For Jurgen and Claire-Elizabeth, separation is personal, based on unethical actions by CAMFT, and a question of justice and abuse of power. I respect their passion on the subject, and I share their concerns.

 

3.              Many EBCAMFT members have left CAMFT, due to their frustration with CAMFT’s policies, and since only CAMFT members are allowed to be members of the chapter, they have therefore also left the East Bay chapter. Because so many members have left EBCAMFT, I question whether EBCAMFT is serving its members well by staying. For me personally, this is the biggest reason to leave.

 

4.              If EBCAMFT leaves, it can establish its own ethics guidelines, which is currently prohibited by CAMFT, more in keeping with the current state of mainstream psychotherapy, and the culture of the Bay Area.

 

5.              There are many MFT’s in the East Bay who are not members of CAMFT, and do not wish to be. If we separate from CAMFT, many of those people are likely to join us. In particular, members of BAAMFT will be looking for a place to go, since their chapter of AAMFT is dissolving. Likewise, perhaps members of Gaylesta may be interested in joining.

 

6.  Leaving would permit EBCAMFT to expand geographically as well. We could accept members from the rest of the Bay Area in addition to the East Bay. There are many MFT’s around the Bay Area who object to CAMFT’s policies, and perhaps even far beyond the Bay Area.

 

7.              If EBCAMFT leaves, it may be able to eventually start its own lobbying efforts in Sacramento, if its membership grows enough. CAMFT has avoided lobbying regarding managed care. The issue of single payer health care in California has been pending for years, and it is currently going through the legislature. If EBCAMFT attracts significant numbers of additional members, it may be able to have the funds to mount effective lobbying efforts.

 

8.              CAMFT is dominated by lawyers, although that may change as a result of recent events. The influence of the legal mindset is demonstrated by its creation of the AB1775 law, working from the point of view of law enforcement rather than therapeutic concerns.  Another influence is on the kind of legal advice that it provides members. It is oriented towards protecting members from liability, and is not informed by the goal of providing the best therapy. If EBCAMFT leaves, and if its members increase, it will have the opportunity to hire legal advisors who are informed by the goals of therapists, not only lawyers.

 

9.              CAMFT and EBCAMFT are already relatively independent organizations. If EBCAMFT stops being a chapter of CAMFT, most people won’t notice much difference. Members will still pay dues to both CAMFT and EBCAMFT, just as they do now. There would not be any kind of division of the chapter into those who want to stay and those who want to leave. All the members remain members. They will still get all the benefits from both organizations, just as they do now. They still can call CAMFT to get legal advice. They can still attend all the local events hosted by EBCAMFT. If they wish to let one or the other membership lapse, they can do that when their membership renewal comes up.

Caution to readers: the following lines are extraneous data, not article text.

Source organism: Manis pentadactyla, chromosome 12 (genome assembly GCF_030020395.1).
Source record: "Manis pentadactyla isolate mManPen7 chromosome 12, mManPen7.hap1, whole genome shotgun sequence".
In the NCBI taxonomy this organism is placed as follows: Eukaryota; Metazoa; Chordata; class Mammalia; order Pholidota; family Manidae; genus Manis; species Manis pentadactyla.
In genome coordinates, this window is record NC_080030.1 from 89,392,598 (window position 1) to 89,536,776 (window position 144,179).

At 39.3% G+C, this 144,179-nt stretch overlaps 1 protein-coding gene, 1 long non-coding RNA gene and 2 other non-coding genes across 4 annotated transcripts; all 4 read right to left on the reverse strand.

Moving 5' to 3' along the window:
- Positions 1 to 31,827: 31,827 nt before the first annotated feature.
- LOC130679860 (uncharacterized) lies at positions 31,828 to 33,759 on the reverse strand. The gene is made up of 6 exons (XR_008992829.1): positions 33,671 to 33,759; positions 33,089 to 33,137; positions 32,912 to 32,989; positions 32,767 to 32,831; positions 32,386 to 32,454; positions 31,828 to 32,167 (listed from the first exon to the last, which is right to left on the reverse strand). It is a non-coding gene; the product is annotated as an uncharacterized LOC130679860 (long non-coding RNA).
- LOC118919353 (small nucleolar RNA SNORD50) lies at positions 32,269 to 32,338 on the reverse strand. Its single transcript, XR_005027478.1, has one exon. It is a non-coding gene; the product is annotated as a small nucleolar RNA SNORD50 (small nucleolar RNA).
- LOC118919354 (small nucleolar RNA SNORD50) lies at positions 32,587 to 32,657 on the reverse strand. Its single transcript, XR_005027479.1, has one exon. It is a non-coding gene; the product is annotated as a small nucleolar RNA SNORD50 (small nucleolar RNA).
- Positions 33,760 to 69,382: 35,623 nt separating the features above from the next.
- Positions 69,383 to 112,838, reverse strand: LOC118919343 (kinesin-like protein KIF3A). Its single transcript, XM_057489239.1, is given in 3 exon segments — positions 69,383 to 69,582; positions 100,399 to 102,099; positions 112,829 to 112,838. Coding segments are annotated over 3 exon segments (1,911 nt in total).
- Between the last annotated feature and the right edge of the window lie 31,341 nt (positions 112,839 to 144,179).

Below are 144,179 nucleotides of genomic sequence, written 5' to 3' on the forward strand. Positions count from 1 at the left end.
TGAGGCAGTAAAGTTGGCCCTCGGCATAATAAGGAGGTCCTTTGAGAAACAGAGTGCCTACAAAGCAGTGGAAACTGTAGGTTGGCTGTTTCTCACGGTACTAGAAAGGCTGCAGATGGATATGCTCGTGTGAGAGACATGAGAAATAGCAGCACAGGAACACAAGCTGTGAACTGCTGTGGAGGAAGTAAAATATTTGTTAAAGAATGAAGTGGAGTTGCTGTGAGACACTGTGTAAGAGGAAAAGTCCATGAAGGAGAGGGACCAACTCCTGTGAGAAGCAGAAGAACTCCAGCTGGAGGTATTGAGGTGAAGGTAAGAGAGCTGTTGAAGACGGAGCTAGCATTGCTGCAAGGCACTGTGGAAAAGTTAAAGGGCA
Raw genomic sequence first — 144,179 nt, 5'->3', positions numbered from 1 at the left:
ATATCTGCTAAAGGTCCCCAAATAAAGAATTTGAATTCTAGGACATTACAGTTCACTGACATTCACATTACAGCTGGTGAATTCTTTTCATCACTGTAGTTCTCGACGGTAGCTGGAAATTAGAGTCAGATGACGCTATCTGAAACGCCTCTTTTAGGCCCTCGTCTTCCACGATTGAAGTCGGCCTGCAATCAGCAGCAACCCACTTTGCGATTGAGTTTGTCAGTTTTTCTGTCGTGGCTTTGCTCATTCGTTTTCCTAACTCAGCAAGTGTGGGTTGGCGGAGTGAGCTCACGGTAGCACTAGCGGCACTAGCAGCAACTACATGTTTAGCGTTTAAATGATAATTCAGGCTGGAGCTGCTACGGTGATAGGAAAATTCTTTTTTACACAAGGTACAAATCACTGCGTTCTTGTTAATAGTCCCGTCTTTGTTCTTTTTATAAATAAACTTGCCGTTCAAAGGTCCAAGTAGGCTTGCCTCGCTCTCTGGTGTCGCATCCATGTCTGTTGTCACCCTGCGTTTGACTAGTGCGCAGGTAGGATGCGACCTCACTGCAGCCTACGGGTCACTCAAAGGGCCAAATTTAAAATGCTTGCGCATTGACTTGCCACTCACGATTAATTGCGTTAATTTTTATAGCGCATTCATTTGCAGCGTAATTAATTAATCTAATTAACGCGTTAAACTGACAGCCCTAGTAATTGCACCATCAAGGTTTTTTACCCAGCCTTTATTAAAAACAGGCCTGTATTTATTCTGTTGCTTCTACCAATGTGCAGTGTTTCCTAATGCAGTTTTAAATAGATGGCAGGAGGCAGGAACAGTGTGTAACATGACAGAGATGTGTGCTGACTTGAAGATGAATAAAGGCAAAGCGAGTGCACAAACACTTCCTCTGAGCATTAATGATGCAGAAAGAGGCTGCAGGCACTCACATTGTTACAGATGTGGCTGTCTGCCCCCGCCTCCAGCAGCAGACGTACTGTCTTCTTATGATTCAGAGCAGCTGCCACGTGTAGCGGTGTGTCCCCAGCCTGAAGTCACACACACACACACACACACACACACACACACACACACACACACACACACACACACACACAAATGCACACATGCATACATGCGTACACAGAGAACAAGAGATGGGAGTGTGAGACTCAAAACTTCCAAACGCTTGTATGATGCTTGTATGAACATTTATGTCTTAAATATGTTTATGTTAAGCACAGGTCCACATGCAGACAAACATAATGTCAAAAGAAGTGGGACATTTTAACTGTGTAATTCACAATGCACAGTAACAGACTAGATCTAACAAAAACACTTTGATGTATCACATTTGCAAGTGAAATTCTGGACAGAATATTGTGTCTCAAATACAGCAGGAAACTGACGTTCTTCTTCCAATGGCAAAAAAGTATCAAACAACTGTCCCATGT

10.           If EBCAMFT separates, it will go through an interesting and exciting time of figuring out what it is to become, from choosing a new name to growing into new roles (See disadvantage #7, below.)

 

 

Here are reasons NOT to separate from CAMFT.

 

1.     Implementing the ambitious plans and ideas for the separated organization will require time and energy, and possibly paid staff.

 

2.              Board members will no longer attend the Chapter Leadership Conferences, where board members of all the chapters get together to share ideas and get updates from the CAMFT leadership.

 

3.              The EBCAMFT board has been a force pushing for change at CAMFT. If EBCAMFT leaves, that pressure is removed. Individuals can still attempt to influence CAMFT, but it seems clear that the chapter is more powerful, more organized, and more focused than individuals would be.

 

4.              EBCAMFT has kept in touch with CAMFT issues and elections to the CAMFT board, and has been influential in helping new board members get elected to the board. If EBCAMFT leaves, it will obviously lose this influence on helping candidates get elected to the board. Even if CAMFT has seemed impervious to change in the past, If changes are indeed coming to CAMFT with Jill’s departure, then this influence could be quite useful.

 

5.              It is possible that the status of EBCAMFT as a chapter of CAMFT gives it an air of legitimacy that it will lose if it departs.

 

6.              Some people value the very fact that EBCAMFT is a chapter of CAMFT very highly, perhaps out of loyalty or respect or because they have been members a long time. One person told me he would leave EBCAMFT if it parted from CAMFT, just because it was no longer a chapter, regardless of the other factors.

 

7.              If EBCAMFT separates, it will go through a disorienting and stressful time of figuring out what it is to become, from choosing a new name to growing into new roles (See advantage #10, above.)

 

Sincerely,

Ben Jones